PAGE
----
But that’s not the forty years I meant.

Alan Bennett’s first West End play was called Forty years On.

No, not that either.

WeddingRingThis is it: Forty years ago, David Drori placed this ring on my finger and we’ve been together ever since… he and I, that is. The ring and I, too, but that’s less important.

When exactly did that happen? This is where things get complicated. The date we remember is 11th April. In fact it’s more than what we remember; it’s the actual date. But is that the date we should be celebrating?

David and Miriam, 1978

I didn’t really colour my hair for the wedding. The scanning process changed its colour.

One year, when we were both working in the same office and mentioned it was our anniversary, someone remarked, “This is why you should celebrate the Hebrew date and not the Gregorian date.”

We probably looked confused and she added, “You didn’t get married after Pesach (Passover) did you?”

The asimon dropped. (That’s the literal translation of the Hebrew expression. An asimon was a telephone token, used in public phones instead of coins, probably because of rampant inflation at that time.) No, of course we didn’t. Jews don’t get married from the beginning of Passover for at least thirty-three days (depending on their branch of Judaism) because of the Omer, which is like Lent, I think. But as Jewish festivals take place according to the Hebrew calendar, they vary according to the Gregorian calendar. In 1978, 11th April fell more than a week before Passover. Most years, Passover begins before it.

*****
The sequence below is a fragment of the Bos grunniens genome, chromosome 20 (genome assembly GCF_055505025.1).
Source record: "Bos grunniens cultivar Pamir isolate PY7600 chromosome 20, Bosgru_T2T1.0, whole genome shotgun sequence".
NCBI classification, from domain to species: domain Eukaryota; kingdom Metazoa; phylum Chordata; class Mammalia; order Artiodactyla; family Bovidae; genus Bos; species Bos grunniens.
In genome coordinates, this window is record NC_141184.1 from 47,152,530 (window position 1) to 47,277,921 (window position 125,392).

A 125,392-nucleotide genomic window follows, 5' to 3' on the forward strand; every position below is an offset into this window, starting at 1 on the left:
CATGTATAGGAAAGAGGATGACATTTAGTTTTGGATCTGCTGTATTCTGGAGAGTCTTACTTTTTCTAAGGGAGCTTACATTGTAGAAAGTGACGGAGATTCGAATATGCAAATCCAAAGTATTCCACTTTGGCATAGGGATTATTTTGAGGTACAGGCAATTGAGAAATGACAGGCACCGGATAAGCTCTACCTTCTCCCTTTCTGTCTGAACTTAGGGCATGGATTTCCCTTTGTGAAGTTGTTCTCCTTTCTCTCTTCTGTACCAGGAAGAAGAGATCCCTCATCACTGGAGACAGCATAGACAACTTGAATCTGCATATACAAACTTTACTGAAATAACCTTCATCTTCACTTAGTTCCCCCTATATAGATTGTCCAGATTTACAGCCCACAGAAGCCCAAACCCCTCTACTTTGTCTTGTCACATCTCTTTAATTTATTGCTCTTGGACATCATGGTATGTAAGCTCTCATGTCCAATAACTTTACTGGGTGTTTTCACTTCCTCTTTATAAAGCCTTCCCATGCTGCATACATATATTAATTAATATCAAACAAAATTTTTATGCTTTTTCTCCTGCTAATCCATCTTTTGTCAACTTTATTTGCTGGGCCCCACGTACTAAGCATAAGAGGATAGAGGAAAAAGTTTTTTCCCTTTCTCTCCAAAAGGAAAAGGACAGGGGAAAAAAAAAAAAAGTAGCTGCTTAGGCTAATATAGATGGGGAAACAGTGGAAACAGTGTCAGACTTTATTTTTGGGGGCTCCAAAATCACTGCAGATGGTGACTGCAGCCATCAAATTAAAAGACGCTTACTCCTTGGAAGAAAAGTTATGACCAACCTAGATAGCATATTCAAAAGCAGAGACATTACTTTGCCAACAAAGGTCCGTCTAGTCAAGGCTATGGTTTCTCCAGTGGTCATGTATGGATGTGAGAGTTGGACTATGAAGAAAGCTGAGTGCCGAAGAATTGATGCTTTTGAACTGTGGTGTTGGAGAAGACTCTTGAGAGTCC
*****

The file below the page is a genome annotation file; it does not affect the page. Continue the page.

How does the Hebrew calendar work? A year usually has twelve months, the names of which I learned to recite at the age of five and still remember. Every so often, according to a calculation I don’t remember, there’s a leap year during which a whole month is added.

David has no trouble remembering the Hebrew date of his birthday. He was born on the eve of Passover and was pleased to discover that this year his Gregorian and Hebrew birthdays coincided.

The modern State of Israel mostly works according to the Gregorian calendar. Things would get confusing if we didn’t. And that’s why we don’t remember the date of our wedding according to the Hebrew calendar, although this year it was probably at around the time we celebrated it with a meal in Petersham Nurseries, Richmond Park, UK, before we left for another trudge through the snow.

Petersham Nurseries - Richmond Park